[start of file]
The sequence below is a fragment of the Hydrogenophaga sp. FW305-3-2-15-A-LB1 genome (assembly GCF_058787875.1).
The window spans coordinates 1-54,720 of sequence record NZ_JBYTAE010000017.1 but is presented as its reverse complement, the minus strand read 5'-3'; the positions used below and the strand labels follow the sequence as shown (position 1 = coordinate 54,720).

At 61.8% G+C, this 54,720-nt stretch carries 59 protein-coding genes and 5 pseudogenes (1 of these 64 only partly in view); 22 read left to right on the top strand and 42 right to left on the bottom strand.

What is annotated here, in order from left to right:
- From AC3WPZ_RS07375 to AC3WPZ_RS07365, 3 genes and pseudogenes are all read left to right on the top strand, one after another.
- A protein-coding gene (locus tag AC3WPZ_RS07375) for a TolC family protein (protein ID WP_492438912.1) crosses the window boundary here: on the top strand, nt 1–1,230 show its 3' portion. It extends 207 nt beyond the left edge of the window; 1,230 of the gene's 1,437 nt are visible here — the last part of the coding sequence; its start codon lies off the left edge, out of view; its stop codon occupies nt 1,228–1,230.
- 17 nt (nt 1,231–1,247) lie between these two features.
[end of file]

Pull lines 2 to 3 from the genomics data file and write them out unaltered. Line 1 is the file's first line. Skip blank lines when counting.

The window spans coordinates 1-54,720 of sequence record NZ_JBYTAE010000017.1 but is presented as its reverse complement, the minus strand read 5'-3'; the positions used below and the strand labels follow the sequence as shown (position 1 = coordinate 54,720).

At 61.8% G+C, this 54,720-nt stretch carries 59 protein-coding genes and 5 pseudogenes (1 of these 64 only partly in view); 22 read left to right on the top strand and 42 right to left on the bottom strand.